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Con Games: The Real Third Party

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In this wacky-tobaccy world of 21st Century politics, if you can't parboil an idea down to a sound byte then you might as well chug it raw. We the people like our politics plain and simple, like meat and potatoes: Democrats and Republicans, Liberals and Conservatives, good guys and bad girls -- with nothing much in between.

The problem for pols, pundits, and poobahs is that the world doesn't work that way here on Lifeboat America. A black-and-white world nowadays is vacuous and often insulting, with all nuance lost in the rigidity of pre-sharpened saws and crackpot sound bytes presented like precious family gew-gaws.

And guess what? Voters have noticed: in state after state they're simply not buying. We're not talking about Ralph Nader or John Anderson or Ross Perot or even Bob Barr -- third-party candidates who now and again arrive on the Presidential stage with a megaphone for disenfranchised citizens and license to scream bloody murder because they just can't win.

This third party is like no other in the history of politics -- with no leader, no agenda, and no way to measure the profound and growing influence it already has over our national politics.

Think of it, for lack of a better, as The Independence Party -- independent voters without party affiliation, and independent thinkers who only reluctantly hang their hat on the door of Republicans and Dems. The Newsweek cover story this week had it bassackwards: this is not America the conservative, but America the independent.

There is no dearth of chatter about independents on the cable news networks: even so, the punditocracy has almost completely missed the point by not asking a simple question: what do independent voters believe in? Writing in the Wall Street Journal Monday, John P. Avlon, author of "Independent Nation: How Centrists Can Change American Politics," says independents outnumber both registered Republicans and Democrats in six states: Colorado, Iowa, New Hampshire as well as New Jersey, Connecticut, and Massachusetts." He put it this way:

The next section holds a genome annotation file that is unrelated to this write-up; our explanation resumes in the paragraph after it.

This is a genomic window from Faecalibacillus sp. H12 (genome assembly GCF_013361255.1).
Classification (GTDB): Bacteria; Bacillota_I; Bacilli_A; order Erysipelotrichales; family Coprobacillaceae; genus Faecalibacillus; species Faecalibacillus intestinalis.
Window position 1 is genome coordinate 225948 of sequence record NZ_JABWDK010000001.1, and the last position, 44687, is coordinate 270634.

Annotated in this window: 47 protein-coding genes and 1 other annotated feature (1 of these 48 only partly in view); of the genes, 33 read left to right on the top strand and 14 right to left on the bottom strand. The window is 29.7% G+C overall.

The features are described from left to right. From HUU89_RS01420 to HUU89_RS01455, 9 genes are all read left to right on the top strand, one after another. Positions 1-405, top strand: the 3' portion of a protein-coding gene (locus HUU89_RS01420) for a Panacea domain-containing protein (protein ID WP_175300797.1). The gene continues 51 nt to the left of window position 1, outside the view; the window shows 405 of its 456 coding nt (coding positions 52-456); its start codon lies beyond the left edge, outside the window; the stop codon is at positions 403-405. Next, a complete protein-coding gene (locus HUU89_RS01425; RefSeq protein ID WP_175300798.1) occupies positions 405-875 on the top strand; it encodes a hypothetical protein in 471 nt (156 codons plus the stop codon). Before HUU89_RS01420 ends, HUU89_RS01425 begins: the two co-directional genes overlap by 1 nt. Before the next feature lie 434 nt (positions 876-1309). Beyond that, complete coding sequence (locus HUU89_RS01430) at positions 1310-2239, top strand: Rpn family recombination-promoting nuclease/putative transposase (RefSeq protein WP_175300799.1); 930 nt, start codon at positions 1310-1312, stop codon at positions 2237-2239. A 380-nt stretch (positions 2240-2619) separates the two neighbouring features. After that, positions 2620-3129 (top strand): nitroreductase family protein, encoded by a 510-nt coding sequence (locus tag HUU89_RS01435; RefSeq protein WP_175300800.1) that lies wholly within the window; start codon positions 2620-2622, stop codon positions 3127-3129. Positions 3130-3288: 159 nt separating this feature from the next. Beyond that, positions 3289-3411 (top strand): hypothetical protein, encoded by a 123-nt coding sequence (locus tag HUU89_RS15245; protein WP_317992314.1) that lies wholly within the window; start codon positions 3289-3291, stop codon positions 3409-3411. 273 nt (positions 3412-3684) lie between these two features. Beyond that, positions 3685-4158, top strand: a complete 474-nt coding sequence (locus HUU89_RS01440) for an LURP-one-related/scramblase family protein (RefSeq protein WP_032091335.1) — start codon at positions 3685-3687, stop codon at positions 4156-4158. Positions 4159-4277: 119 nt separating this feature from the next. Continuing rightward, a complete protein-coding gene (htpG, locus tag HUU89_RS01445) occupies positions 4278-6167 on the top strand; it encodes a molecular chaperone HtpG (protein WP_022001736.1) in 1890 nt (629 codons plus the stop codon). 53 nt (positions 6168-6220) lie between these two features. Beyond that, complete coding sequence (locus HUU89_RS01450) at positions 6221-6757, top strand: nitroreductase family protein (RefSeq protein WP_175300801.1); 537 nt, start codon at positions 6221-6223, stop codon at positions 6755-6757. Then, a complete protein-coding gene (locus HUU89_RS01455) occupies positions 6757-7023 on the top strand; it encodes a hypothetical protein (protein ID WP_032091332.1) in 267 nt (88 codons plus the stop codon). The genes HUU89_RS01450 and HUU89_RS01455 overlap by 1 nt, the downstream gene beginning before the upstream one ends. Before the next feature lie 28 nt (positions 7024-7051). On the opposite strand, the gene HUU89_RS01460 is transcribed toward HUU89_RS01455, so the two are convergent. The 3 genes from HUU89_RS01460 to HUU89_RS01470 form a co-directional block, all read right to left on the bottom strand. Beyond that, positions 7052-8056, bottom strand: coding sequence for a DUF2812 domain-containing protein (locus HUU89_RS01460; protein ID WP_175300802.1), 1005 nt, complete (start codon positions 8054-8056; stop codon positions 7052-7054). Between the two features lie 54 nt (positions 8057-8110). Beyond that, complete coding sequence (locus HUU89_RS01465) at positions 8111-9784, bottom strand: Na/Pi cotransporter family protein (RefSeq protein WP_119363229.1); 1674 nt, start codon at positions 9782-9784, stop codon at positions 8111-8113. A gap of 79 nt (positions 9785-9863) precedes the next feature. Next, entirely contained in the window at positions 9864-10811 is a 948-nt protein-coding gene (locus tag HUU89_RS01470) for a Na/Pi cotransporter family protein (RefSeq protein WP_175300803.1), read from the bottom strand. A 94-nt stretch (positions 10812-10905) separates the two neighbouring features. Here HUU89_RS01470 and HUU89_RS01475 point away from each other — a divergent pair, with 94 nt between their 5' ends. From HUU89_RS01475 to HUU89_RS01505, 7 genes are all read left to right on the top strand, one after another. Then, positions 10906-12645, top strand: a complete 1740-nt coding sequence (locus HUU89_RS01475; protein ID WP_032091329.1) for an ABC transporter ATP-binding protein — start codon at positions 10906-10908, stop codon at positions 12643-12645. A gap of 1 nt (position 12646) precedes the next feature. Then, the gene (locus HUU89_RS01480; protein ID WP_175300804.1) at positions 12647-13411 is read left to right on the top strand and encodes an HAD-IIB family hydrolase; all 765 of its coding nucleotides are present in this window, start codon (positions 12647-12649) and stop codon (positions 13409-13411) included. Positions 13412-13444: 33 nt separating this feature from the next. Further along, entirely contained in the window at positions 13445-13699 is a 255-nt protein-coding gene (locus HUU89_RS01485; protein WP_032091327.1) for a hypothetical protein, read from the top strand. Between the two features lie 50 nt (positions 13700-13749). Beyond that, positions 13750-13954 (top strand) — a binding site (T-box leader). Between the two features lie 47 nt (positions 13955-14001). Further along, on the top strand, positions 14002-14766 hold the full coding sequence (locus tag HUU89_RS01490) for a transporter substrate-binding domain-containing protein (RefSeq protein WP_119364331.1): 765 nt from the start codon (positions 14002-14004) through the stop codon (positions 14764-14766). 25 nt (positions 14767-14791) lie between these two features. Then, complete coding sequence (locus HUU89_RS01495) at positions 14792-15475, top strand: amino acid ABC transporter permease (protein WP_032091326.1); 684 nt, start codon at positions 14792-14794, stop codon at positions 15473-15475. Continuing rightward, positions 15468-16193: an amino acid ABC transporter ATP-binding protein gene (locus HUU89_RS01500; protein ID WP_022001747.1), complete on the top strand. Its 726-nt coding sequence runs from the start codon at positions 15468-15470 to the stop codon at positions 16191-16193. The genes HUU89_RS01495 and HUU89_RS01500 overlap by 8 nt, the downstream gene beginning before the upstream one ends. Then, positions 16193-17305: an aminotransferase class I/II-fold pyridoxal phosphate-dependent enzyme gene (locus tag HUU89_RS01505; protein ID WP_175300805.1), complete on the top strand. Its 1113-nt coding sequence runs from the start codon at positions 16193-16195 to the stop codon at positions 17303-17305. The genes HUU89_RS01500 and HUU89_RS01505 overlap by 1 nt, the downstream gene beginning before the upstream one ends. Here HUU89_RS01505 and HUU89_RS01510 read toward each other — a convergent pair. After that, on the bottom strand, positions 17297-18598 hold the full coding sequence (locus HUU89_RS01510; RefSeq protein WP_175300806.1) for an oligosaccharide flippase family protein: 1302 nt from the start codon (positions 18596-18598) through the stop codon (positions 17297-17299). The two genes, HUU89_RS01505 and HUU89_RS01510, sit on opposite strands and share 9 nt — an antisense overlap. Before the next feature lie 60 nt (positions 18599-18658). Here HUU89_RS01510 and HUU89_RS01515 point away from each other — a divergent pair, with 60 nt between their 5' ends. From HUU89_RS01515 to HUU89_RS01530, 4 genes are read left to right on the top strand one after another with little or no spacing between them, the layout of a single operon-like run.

"Professional partisans in Washington try to ignore this shift, perpetuating the myth that the independent movement is a chaotic grab bag. In fact, the movement has a coherent set of underlying beliefs: independents tend to be fiscally conservative, socially progressive and strong on national security. They believe in putting patriotism over partisanship and the national interest over special interests."

That just might be the most important paragraph about politics you'll read this season.

Couple Avlon's evidence with an earlier analysis about the breakdown of the party system in the Wall Street Journal by historian Alan Brinkley, provost of Columbia University. Anyone can see there is a sea change percolating in American politics -- one all but overlooked in all the discussions of independent American voters and their clout in the 2008 Primary and Presidential elections.

This might not be obvious to the congoscenti because there are no independent cognoscenti to speak of or about -- no independent know-it-alls, no sound-byte spouters among the talk show talking heads. But the spontaneous combustion of "fiscally conservative, socially progressive" independents lights the way to a recipe the two parties ignore at their own peril.

If Democrats don't change their ways and stop spending, they will ultimately lose the independent voter; if Republicans don't wake up and smell the 21st Century on social issues, they can kiss their elephantiasis goodbye.

So welcome to the real third party. What's not to like a movement with no pols, no pundits, and no bull?